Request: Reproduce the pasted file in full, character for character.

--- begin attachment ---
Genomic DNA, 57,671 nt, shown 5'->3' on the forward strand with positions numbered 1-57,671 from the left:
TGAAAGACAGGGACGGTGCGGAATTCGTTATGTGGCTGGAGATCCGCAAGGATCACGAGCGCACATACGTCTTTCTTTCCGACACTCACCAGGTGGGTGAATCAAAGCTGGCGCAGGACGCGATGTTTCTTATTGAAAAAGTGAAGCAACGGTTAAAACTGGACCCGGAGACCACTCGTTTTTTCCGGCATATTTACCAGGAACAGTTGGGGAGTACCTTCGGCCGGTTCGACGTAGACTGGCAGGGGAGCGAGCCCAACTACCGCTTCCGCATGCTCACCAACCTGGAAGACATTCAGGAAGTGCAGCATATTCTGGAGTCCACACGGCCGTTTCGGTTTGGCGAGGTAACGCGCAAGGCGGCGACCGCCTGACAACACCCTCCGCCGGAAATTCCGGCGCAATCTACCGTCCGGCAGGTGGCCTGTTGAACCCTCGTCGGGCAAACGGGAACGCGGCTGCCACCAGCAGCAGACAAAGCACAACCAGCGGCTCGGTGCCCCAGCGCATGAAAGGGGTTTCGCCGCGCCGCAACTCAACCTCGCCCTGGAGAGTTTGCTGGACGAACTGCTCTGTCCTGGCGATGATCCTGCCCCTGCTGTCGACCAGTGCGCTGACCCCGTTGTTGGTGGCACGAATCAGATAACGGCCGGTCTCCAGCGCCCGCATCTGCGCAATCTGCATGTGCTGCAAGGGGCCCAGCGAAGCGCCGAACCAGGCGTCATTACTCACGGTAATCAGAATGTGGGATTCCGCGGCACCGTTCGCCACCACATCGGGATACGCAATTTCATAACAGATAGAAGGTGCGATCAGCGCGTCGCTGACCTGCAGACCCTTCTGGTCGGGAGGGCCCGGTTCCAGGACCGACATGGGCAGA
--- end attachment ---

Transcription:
Genomic DNA, 57,671 nt, shown 5'->3' on the forward strand with positions numbered 1-57,671 from the left:
TGAAAGACAGGGACGGTGCGGAATTCGTTATGTGGCTGGAGATCCGCAAGGATCACGAGCGCACATACGTCTTTCTTTCCGACACTCACCAGGTGGGTGAATCAAAGCTGGCGCAGGACGCGATGTTTCTTATTGAAAAAGTGAAGCAACGGTTAAAACTGGACCCGGAGACCACTCGTTTTTTCCGGCATATTTACCAGGAACAGTTGGGGAGTACCTTCGGCCGGTTCGACGTAGACTGGCAGGGGAGCGAGCCCAACTACCGCTTCCGCATGCTCACCAACCTGGAAGACATTCAGGAAGTGCAGCATATTCTGGAGTCCACACGGCCGTTTCGGTTTGGCGAGGTAACGCGCAAGGCGGCGACCGCCTGACAACACCCTCCGCCGGAAATTCCGGCGCAATCTACCGTCCGGCAGGTGGCCTGTTGAACCCTCGTCGGGCAAACGGGAACGCGGCTGCCACCAGCAGCAGACAAAGCACAACCAGCGGCTCGGTGCCCCAGCGCATGAAAGGGGTTTCGCCGCGCCGCAACTCAACCTCGCCCTGGAGAGTTTGCTGGACGAACTGCTCTGTCCTGGCGATGATCCTGCCCCTGCTGTCGACCAGTGCGCTGACCCCGTTGTTGGTGGCACGAATCAGATAACGGCCGGTCTCCAGCGCCCGCATCTGCGCAATCTGCATGTGCTGCAAGGGGCCCAGCGAAGCGCCGAACCAGGCGTCATTACTCACGGTAATCAGAATGTGGGATTCCGCGGCACCGTTCGCCACCACATCGGGATACGCAATTTCATAACAGATAGAAGGTGCGATCAGCGCGTCGCTGACCTGCAGACCCTTCTGGTCGGGAGGGCCCGGTTCCAGGACCGACATGGGCAGA